David Lamkins picked up his first guitar a long time ago. As best he can recall the year was 1967: the year of the Summer of Love. Four decades later David has conjured up an amalgam of folk, rock and jazz solo guitar music for the occasional intimate Portland audience.
location: Portland, OR USA

Facets: amplifiers, physics, technology, @musings info

On phase cancellation

This is a discussion of phase and phase cancellation as it applies to guitar rigs.

Let's begin with a definition of terms to be sure that we're all on the same page. "Phase" describes the angular relationship between a signal measured at two points in a system at a specific frequency. (This is "relative phase"; it has nothing to do with whether the speaker moves in or out on the note attack...)

In a guitar amp, nearly every bit of the circuit introduces some phase shift. The cathode-bypass caps and interstage coupling caps introduce phase shifts at low frequencies. The bright cap and the presence control introduce phase shifts at high frequencies. The tone stack introduces phase shifts pretty much throughout the full spectrum.

Almost every preamp stage (except for the cathode followers, if any) introduces a phase reversal, which is effectively a broadband shift of 180 degrees.

When people talk about phase cancellation they're referring to the net effects of the phase reversal cancelling the signal. For example, Fender blackface amps with reverb have one more preamp stage on the reverb channel than they do on the bright channel. If you put the same signal through both channels you'll get some cancellation when they get mixed at the input to the power stage. The cancellation is unlikely to be complete because the two paths probably won't have exactly the same phase response across the audio bandwidth. The overall effect will be a thinner sound, much like a phase-reverse switch on a guitar.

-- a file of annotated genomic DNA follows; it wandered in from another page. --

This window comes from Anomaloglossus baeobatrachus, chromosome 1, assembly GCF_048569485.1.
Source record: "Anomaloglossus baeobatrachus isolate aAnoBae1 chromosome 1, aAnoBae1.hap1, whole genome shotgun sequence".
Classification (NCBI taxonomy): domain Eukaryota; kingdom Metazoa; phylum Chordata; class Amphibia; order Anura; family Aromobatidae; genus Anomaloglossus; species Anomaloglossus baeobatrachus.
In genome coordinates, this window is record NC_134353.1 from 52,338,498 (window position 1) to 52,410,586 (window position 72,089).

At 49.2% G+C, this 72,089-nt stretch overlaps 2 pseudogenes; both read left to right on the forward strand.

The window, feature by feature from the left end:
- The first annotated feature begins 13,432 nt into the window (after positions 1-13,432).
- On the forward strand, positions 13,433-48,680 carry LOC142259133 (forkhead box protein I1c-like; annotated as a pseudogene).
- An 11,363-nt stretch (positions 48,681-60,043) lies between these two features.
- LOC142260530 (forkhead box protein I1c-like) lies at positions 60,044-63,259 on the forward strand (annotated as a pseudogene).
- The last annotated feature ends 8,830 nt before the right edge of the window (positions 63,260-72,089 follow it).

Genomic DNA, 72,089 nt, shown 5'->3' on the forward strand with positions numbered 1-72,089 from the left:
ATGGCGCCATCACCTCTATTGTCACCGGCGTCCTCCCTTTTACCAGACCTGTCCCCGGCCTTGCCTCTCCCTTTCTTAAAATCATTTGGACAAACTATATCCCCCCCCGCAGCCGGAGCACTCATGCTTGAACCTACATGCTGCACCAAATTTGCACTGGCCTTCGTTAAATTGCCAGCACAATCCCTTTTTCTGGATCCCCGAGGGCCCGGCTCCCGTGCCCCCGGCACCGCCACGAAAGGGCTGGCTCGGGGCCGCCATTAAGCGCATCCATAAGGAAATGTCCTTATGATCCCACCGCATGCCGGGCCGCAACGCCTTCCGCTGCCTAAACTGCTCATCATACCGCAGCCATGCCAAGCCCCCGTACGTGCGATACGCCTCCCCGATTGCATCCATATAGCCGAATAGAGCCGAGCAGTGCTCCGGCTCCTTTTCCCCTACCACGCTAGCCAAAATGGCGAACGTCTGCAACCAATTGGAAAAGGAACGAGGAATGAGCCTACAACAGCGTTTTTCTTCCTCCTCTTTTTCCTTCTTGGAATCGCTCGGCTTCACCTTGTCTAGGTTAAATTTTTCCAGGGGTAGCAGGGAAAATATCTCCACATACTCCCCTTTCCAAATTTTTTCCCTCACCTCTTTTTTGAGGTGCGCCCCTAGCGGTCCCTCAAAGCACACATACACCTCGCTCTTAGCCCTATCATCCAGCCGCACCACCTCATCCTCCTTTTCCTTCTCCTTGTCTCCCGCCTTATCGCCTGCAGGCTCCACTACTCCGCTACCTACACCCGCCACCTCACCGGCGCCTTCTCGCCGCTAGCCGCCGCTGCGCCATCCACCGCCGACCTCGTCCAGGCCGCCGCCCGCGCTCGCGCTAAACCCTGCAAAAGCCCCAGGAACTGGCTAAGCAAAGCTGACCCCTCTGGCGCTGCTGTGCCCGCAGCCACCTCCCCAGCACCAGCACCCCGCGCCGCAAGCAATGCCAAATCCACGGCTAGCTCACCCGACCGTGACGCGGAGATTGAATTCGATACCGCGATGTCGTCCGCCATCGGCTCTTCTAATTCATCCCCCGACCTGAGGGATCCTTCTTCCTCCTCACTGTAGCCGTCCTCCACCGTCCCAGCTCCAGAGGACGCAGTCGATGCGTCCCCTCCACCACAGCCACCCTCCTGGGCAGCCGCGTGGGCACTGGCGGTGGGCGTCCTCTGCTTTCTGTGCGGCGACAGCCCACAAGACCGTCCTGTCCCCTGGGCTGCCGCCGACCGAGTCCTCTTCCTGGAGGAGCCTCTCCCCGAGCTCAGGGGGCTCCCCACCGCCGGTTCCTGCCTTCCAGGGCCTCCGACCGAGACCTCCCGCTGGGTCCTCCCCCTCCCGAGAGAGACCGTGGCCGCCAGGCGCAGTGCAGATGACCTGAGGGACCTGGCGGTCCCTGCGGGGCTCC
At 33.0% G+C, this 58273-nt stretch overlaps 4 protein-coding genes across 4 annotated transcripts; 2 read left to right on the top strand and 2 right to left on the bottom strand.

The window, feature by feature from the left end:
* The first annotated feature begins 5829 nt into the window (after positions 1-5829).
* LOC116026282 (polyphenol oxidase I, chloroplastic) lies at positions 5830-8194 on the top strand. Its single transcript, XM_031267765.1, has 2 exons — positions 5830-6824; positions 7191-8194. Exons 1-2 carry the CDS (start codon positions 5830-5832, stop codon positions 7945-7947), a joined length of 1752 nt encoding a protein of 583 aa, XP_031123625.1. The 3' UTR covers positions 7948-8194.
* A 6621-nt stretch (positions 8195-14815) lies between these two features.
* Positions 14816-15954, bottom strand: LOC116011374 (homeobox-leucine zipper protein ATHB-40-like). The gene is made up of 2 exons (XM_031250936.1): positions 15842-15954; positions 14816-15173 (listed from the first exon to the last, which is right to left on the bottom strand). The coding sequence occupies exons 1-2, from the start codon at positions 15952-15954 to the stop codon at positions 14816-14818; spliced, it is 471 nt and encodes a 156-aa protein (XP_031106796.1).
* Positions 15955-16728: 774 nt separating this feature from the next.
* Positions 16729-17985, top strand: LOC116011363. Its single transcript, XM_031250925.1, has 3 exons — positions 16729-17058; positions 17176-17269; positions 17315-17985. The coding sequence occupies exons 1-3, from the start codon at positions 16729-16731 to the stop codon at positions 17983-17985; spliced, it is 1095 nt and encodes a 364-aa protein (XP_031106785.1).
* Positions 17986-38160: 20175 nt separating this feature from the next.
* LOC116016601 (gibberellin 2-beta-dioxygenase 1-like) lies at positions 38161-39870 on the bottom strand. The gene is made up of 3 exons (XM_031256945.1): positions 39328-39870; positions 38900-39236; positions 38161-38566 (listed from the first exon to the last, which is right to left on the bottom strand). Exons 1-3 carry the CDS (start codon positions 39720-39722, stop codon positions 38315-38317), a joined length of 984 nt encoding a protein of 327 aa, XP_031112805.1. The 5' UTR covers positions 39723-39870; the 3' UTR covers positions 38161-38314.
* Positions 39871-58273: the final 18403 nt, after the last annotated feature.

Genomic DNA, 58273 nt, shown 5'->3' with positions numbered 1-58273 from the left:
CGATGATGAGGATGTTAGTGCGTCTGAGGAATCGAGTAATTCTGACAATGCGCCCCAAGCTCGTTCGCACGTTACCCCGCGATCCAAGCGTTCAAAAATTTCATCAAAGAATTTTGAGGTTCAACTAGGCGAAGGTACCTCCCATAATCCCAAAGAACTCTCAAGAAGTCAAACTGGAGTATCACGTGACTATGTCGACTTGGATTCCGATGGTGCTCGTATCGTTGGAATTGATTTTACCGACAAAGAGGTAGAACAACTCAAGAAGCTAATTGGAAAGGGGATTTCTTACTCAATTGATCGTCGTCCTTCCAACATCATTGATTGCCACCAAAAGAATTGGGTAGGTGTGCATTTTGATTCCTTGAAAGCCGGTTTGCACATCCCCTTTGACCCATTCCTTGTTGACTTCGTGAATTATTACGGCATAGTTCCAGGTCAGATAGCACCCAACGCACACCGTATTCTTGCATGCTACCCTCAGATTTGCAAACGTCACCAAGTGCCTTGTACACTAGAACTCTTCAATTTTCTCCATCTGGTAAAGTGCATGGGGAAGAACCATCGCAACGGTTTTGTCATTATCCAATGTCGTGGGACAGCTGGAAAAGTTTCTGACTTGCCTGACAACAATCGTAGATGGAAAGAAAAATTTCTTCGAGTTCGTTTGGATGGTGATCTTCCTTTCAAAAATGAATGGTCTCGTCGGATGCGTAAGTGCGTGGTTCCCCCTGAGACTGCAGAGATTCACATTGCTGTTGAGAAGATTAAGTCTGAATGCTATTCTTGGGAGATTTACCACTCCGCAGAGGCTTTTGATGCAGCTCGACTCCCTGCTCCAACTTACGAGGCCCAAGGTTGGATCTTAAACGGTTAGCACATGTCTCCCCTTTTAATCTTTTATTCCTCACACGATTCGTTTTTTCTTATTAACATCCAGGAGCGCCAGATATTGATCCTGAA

You'll notice that, with a phase reversal in the path as described above, the sound will change dramatically as you alter the volume balance right around a certain point. Differences in EQ in either channel will tend to have interesting, if not entirely intuitive, consequences.

My point is that phase reversal isn't necessarily bad in a dual-path situation. Keep your options open. If you have some kind of widget with a phase reversal switch, by all means keep that in your bag of tricks. But don't avoid the mixed-path experiment just because you're not certain about the nominal phase of each path.

Introducing effects in one path and not the other opens up another can of worms. Here the biggest concern is whether you're introducing time delays. By that I don't mean things like a delay/echo unit, but rather the short delays that you get from digital processing. A digital stompbox or rack unit converts your analog guitar signal into the digital domain, does some processing, then converts the processed result back to analog. Each of those steps adds a very small fixed time delay. The total delay in the signal path is normally a few milliseconds.

Now if you delay a signal by a few milliseconds and mix the output of the delay with the direct signal you get what's called a comb filter. This sounds exactly like a flanger running at fixed delay. It tends to impart a certain "hollowness" to the sound. It's not generally what one would want or expect to hear. There really is no fix (at least not one that's tractable by plugging together a bunch of off-the-shelf boxes.)

January 26 2009 06:49:07 GMT